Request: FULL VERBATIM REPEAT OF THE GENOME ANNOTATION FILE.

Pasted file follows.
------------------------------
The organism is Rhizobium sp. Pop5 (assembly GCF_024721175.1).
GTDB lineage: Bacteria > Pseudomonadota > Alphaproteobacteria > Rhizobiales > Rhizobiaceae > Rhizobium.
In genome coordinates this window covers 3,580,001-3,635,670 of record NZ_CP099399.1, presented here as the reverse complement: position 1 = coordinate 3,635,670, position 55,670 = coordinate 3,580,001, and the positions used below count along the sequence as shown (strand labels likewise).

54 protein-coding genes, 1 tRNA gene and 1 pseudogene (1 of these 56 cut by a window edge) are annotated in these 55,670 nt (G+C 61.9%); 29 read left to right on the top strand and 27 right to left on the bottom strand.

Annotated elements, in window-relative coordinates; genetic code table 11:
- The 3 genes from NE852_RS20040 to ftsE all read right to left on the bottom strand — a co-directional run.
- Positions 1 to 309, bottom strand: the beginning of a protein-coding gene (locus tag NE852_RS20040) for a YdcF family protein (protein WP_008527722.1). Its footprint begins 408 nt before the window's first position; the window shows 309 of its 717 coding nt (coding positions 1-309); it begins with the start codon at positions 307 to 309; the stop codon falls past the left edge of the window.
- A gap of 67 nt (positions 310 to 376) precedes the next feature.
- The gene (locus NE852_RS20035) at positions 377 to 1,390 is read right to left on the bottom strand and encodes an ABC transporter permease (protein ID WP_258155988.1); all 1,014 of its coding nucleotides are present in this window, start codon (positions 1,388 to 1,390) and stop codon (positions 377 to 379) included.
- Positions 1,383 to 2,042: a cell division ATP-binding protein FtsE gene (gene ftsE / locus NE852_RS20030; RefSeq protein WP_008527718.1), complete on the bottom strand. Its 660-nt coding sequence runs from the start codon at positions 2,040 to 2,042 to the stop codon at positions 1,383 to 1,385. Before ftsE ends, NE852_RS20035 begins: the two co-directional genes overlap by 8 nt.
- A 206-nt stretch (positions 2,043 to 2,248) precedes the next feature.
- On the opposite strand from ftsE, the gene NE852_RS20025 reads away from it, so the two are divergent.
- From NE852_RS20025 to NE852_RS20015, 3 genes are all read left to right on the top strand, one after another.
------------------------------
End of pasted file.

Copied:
The organism is Rhizobium sp. Pop5 (assembly GCF_024721175.1).
GTDB lineage: Bacteria > Pseudomonadota > Alphaproteobacteria > Rhizobiales > Rhizobiaceae > Rhizobium.
In genome coordinates this window covers 3,580,001-3,635,670 of record NZ_CP099399.1, presented here as the reverse complement: position 1 = coordinate 3,635,670, position 55,670 = coordinate 3,580,001, and the positions used below count along the sequence as shown (strand labels likewise).

54 protein-coding genes, 1 tRNA gene and 1 pseudogene (1 of these 56 cut by a window edge) are annotated in these 55,670 nt (G+C 61.9%); 29 read left to right on the top strand and 27 right to left on the bottom strand.

Annotated elements, in window-relative coordinates; genetic code table 11:
- The 3 genes from NE852_RS20040 to ftsE all read right to left on the bottom strand — a co-directional run.
- Positions 1 to 309, bottom strand: the beginning of a protein-coding gene (locus tag NE852_RS20040) for a YdcF family protein (protein WP_008527722.1). Its footprint begins 408 nt before the window's first position; the window shows 309 of its 717 coding nt (coding positions 1-309); it begins with the start codon at positions 307 to 309; the stop codon falls past the left edge of the window.
- A gap of 67 nt (positions 310 to 376) precedes the next feature.
- The gene (locus NE852_RS20035) at positions 377 to 1,390 is read right to left on the bottom strand and encodes an ABC transporter permease (protein ID WP_258155988.1); all 1,014 of its coding nucleotides are present in this window, start codon (positions 1,388 to 1,390) and stop codon (positions 377 to 379) included.
- Positions 1,383 to 2,042: a cell division ATP-binding protein FtsE gene (gene ftsE / locus NE852_RS20030; RefSeq protein WP_008527718.1), complete on the bottom strand. Its 660-nt coding sequence runs from the start codon at positions 2,040 to 2,042 to the stop codon at positions 1,383 to 1,385. Before ftsE ends, NE852_RS20035 begins: the two co-directional genes overlap by 8 nt.
- A 206-nt stretch (positions 2,043 to 2,248) precedes the next feature.
- On the opposite strand from ftsE, the gene NE852_RS20025 reads away from it, so the two are divergent.
- From NE852_RS20025 to NE852_RS20015, 3 genes are all read left to right on the top strand, one after another.